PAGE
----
Short row 4: Purl to 10 sts before the second side marker, turn.
Short row 5: Knit to 5 sts before the first side marker, turn.
Short row 6: Purl to 5 sts before the second side marker, turn.
Short row 7: Knit to the first side marker, turn.
Short row 8: Purl to the second side marker, turn.
Short row 9: Knit 5 sts after the first side marker, turn.
Short tow 10: Purl 5 sts after the second side marker, turn.
Finished with 20 rows of K2xP2 ribs and a regular BO (I tried the tubular BO as recommended in the pattern but didn't like how it looked).
I had only 80 sts for each sleeve that turned out to be not too many so I didn't make the decreases, just kept knitting all 80 sts till the cuff  (10 rows after the end of colorwork) and then *K2, K2tog* for one row to get 60 sts. 24 rows of K2xP2 ribs and a regular BO.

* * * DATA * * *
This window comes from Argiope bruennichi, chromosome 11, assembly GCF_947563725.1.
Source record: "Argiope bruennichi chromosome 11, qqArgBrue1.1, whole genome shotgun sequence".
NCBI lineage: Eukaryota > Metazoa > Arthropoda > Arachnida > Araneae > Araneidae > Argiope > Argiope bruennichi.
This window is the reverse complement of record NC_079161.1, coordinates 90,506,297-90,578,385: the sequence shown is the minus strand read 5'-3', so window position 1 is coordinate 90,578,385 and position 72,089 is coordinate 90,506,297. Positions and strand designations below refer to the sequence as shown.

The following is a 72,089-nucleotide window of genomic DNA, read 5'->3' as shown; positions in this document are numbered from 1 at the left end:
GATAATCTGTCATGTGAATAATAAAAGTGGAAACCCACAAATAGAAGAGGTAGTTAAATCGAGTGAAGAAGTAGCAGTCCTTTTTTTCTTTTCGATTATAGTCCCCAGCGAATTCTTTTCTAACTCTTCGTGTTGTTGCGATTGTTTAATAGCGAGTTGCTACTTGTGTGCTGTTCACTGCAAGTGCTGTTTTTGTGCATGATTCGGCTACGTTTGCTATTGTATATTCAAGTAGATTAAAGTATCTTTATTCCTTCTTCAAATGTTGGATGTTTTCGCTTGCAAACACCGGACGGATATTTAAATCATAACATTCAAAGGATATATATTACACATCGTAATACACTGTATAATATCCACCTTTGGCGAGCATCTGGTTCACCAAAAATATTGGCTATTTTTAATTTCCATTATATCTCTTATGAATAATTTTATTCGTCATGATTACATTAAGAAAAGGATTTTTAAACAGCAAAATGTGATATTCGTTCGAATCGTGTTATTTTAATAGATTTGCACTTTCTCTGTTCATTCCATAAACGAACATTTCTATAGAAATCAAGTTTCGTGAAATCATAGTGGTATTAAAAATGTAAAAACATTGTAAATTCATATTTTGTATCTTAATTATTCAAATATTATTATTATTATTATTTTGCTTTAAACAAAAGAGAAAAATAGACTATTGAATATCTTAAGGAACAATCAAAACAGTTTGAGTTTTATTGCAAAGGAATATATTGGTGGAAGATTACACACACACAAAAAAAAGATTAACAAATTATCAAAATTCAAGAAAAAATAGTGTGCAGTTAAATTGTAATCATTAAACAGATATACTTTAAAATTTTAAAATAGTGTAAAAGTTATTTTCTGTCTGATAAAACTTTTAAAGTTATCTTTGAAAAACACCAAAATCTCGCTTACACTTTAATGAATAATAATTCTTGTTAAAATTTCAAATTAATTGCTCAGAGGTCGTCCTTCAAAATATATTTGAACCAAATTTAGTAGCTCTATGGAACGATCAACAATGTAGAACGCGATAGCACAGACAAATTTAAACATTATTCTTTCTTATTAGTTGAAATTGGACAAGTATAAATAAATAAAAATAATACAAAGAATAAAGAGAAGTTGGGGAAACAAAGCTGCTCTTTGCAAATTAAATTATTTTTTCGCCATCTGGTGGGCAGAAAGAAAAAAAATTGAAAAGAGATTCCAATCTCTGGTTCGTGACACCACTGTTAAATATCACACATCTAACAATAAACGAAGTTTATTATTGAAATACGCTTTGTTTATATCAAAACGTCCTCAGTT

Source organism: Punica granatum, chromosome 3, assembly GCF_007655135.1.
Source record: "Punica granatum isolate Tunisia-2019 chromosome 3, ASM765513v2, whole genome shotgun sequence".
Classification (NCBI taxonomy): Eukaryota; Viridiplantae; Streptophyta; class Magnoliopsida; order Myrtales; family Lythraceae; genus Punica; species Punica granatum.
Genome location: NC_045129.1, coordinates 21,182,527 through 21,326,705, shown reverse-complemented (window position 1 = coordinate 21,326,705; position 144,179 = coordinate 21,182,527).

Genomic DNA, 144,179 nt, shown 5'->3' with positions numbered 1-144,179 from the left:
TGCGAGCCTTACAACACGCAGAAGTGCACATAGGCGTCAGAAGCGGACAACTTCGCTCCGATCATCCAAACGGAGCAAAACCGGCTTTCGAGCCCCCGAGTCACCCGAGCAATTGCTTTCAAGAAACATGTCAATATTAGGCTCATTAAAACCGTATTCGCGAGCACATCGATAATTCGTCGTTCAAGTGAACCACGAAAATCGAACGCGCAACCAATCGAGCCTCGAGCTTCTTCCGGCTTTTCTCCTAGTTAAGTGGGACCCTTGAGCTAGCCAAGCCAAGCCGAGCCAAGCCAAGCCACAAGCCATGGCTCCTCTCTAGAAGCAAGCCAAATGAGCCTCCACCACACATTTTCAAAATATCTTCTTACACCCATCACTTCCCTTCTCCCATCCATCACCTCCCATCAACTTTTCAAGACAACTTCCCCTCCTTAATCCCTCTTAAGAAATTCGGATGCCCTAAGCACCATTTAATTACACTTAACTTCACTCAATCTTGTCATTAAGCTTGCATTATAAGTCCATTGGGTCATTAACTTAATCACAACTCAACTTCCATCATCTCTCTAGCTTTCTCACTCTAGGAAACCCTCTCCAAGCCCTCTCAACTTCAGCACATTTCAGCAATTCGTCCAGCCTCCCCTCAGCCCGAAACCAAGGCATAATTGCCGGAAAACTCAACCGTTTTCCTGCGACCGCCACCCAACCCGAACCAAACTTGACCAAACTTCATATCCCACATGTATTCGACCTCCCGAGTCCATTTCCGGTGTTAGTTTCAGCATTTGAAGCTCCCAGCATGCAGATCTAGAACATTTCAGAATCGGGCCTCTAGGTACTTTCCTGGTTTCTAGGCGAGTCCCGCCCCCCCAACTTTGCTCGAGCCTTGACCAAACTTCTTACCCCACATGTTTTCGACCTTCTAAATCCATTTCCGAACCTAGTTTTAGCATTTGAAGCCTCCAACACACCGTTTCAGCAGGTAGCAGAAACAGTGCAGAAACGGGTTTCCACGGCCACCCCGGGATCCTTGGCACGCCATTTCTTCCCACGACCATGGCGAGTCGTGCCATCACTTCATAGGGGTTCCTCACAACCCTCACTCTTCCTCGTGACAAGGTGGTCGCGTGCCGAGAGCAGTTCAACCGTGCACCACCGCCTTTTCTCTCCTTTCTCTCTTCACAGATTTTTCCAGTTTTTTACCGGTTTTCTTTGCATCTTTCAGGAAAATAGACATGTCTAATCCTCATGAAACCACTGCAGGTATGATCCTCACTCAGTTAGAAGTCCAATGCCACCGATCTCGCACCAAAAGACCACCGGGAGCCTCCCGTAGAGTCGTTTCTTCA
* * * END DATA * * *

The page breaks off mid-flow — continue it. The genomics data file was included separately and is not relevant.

I used 3 needles sizes - 2.00 mm for the ribbing, 3.00 mm for the colorwork, and 2.5 mm for the rest.
The finished sweater is soft, drapy, and incredibly flattering. I know that I am going to wear it a lot. I already do, Floridian hot weather notwithstanding.
My only regret - I should have divided for body and sleeves a bit earlier. With all the different yarns and a gazillion of sts it was hard to try it on often enough. But next time I'll know where to stop yoking.
And this is the most important lesson of making the Elk Meadow pullover - now I know my numbers and can recreate this sweater with different patterns but the same yarn as many times as I want (and I have quite a lot of this yarn, remember?).
I tried to be as thorough as possible detailing the entire process. As usual, all the specs and more pictures are on my Ravelry page. What do you think?

No comments:

Post a Comment